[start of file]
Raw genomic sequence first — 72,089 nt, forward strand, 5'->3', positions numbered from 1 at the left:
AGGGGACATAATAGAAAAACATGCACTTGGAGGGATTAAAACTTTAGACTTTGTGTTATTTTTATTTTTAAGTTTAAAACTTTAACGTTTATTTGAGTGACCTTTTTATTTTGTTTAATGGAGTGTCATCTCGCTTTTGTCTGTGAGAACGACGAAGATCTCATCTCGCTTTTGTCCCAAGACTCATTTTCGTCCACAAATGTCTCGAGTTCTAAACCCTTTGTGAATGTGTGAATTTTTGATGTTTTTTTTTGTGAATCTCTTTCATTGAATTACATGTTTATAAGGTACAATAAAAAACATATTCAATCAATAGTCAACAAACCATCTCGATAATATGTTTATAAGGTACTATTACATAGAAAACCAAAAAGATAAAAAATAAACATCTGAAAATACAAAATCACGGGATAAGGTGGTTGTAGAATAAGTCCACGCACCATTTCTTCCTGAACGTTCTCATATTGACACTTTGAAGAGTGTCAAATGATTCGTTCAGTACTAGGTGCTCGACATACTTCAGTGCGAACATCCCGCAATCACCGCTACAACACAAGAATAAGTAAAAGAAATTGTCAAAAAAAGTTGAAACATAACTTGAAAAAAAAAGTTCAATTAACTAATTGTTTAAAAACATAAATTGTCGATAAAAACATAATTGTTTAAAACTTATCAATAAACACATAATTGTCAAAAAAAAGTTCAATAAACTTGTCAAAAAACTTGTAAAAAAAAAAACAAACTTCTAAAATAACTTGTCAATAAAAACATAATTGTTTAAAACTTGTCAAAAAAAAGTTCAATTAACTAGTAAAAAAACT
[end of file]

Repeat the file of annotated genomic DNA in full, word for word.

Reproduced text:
Raw genomic sequence first — 72,089 nt, forward strand, 5'->3', positions numbered from 1 at the left:
AGGGGACATAATAGAAAAACATGCACTTGGAGGGATTAAAACTTTAGACTTTGTGTTATTTTTATTTTTAAGTTTAAAACTTTAACGTTTATTTGAGTGACCTTTTTATTTTGTTTAATGGAGTGTCATCTCGCTTTTGTCTGTGAGAACGACGAAGATCTCATCTCGCTTTTGTCCCAAGACTCATTTTCGTCCACAAATGTCTCGAGTTCTAAACCCTTTGTGAATGTGTGAATTTTTGATGTTTTTTTTTGTGAATCTCTTTCATTGAATTACATGTTTATAAGGTACAATAAAAAACATATTCAATCAATAGTCAACAAACCATCTCGATAATATGTTTATAAGGTACTATTACATAGAAAACCAAAAAGATAAAAAATAAACATCTGAAAATACAAAATCACGGGATAAGGTGGTTGTAGAATAAGTCCACGCACCATTTCTTCCTGAACGTTCTCATATTGACACTTTGAAGAGTGTCAAATGATTCGTTCAGTACTAGGTGCTCGACATACTTCAGTGCGAACATCCCGCAATCACCGCTACAACACAAGAATAAGTAAAAGAAATTGTCAAAAAAAGTTGAAACATAACTTGAAAAAAAAAGTTCAATTAACTAATTGTTTAAAAACATAAATTGTCGATAAAAACATAATTGTTTAAAACTTATCAATAAACACATAATTGTCAAAAAAAAGTTCAATAAACTTGTCAAAAAACTTGTAAAAAAAAAAACAAACTTCTAAAATAACTTGTCAATAAAAACATAATTGTTTAAAACTTGTCAAAAAAAAGTTCAATTAACTAGTAAAAAAACT